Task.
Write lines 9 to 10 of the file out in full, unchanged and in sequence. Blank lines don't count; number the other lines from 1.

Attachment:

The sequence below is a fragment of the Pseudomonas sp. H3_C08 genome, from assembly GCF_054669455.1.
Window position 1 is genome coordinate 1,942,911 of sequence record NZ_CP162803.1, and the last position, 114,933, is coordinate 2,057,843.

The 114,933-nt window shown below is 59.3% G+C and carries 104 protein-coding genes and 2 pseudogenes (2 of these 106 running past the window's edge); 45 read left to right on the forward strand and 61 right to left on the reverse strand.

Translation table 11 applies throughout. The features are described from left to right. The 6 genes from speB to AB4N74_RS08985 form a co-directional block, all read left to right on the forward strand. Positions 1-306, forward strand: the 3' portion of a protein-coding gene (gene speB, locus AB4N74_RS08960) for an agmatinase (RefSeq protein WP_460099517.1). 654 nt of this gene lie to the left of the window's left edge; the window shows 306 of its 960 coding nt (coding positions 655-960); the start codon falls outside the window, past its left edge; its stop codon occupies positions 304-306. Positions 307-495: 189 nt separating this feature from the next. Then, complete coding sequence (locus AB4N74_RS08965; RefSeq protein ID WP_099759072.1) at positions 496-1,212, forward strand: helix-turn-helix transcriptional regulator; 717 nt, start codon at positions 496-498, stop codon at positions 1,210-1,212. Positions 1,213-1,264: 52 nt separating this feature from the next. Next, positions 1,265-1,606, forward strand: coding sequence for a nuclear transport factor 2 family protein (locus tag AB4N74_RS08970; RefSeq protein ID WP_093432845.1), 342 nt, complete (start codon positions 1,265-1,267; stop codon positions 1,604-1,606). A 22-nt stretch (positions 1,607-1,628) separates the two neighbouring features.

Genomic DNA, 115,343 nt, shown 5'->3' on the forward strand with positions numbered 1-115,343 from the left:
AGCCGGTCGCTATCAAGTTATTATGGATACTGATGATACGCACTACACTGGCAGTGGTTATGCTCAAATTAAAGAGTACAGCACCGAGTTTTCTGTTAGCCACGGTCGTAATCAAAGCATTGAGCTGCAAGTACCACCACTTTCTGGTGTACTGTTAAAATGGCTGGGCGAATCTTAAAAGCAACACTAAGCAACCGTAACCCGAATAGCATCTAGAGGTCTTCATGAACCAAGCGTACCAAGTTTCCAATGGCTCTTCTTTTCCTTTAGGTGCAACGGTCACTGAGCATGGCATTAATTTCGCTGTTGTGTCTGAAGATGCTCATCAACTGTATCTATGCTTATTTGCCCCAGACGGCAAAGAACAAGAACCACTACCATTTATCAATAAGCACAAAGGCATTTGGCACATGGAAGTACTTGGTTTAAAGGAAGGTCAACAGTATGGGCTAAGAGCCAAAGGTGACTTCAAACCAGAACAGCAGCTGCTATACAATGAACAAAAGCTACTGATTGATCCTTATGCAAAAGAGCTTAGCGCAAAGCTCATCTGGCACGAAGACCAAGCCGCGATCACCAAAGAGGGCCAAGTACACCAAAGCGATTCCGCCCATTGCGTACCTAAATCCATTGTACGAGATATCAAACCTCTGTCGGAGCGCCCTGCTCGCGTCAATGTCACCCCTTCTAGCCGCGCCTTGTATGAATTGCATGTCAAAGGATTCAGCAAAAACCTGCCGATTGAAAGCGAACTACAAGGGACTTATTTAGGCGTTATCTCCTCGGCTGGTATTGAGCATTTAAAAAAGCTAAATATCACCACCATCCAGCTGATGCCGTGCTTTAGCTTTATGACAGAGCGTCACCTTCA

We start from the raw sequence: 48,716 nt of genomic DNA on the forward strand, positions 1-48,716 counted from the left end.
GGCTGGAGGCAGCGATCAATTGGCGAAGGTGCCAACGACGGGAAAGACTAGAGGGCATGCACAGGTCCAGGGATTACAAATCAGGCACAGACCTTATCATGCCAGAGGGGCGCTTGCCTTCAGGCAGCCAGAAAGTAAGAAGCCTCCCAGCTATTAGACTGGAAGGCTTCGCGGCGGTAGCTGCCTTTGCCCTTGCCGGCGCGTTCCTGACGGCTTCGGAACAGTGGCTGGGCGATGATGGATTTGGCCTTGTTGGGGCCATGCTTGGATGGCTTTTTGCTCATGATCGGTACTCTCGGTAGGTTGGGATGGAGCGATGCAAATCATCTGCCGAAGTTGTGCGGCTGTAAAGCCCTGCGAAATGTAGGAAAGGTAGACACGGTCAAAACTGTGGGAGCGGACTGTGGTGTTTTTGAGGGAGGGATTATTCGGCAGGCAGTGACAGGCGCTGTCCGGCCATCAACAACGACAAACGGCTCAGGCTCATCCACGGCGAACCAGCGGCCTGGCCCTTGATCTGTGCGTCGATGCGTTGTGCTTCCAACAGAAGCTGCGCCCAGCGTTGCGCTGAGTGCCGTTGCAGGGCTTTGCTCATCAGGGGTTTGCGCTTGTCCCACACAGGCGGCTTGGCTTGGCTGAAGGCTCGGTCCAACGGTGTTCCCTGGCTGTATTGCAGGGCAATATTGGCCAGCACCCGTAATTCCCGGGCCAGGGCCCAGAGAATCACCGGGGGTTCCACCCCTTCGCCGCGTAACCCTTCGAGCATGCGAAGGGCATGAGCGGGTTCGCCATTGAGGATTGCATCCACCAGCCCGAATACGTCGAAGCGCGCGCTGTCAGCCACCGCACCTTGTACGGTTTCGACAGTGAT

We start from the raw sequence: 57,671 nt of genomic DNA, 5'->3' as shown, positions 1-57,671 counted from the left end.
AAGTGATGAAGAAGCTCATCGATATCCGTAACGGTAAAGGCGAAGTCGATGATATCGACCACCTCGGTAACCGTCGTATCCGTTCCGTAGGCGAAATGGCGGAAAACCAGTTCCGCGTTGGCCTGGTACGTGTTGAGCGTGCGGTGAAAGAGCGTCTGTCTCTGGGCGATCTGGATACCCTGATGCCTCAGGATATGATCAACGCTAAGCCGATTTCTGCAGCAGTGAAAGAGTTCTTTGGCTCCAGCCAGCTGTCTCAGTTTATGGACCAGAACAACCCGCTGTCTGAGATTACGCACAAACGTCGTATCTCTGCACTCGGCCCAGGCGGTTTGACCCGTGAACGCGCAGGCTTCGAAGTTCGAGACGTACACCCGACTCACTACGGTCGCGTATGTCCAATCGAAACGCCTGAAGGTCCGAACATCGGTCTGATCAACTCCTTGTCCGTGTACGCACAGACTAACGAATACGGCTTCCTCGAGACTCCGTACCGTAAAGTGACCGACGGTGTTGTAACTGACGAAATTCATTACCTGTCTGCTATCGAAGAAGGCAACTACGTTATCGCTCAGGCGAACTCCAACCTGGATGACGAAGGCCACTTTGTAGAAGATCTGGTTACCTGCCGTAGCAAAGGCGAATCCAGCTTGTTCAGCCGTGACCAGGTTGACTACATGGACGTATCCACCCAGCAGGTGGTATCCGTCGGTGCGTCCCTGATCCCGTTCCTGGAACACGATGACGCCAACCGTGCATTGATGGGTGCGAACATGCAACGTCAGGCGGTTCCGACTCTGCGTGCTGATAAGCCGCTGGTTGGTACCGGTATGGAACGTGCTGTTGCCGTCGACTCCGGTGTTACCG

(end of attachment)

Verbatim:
We start from the raw sequence: 57,671 nt of genomic DNA, 5'->3' as shown, positions 1-57,671 counted from the left end.
AAGTGATGAAGAAGCTCATCGATATCCGTAACGGTAAAGGCGAAGTCGATGATATCGACCACCTCGGTAACCGTCGTATCCGTTCCGTAGGCGAAATGGCGGAAAACCAGTTCCGCGTTGGCCTGGTACGTGTTGAGCGTGCGGTGAAAGAGCGTCTGTCTCTGGGCGATCTGGATACCCTGATGCCTCAGGATATGATCAACGCTAAGCCGATTTCTGCAGCAGTGAAAGAGTTCTTTGGCTCCAGCCAGCTGTCTCAGTTTATGGACCAGAACAACCCGCTGTCTGAGATTACGCACAAACGTCGTATCTCTGCACTCGGCCCAGGCGGTTTGACCCGTGAACGCGCAGGCTTCGAAGTTCGAGACGTACACCCGACTCACTACGGTCGCGTATGTCCAATCGAAACGCCTGAAGGTCCGAACATCGGTCTGATCAACTCCTTGTCCGTGTACGCACAGACTAACGAATACGGCTTCCTCGAGACTCCGTACCGTAAAGTGACCGACGGTGTTGTAACTGACGAAATTCATTACCTGTCTGCTATCGAAGAAGGCAACTACGTTATCGCTCAGGCGAACTCCAACCTGGATGACGAAGGCCACTTTGTAGAAGATCTGGTTACCTGCCGTAGCAAAGGCGAATCCAGCTTGTTCAGCCGTGACCAGGTTGACTACATGGACGTATCCACCCAGCAGGTGGTATCCGTCGGTGCGTCCCTGATCCCGTTCCTGGAACACGATGACGCCAACCGTGCATTGATGGGTGCGAACATGCAACGTCAGGCGGTTCCGACTCTGCGTGCTGATAAGCCGCTGGTTGGTACCGGTATGGAACGTGCTGTTGCCGTCGACTCCGGTGTTACCG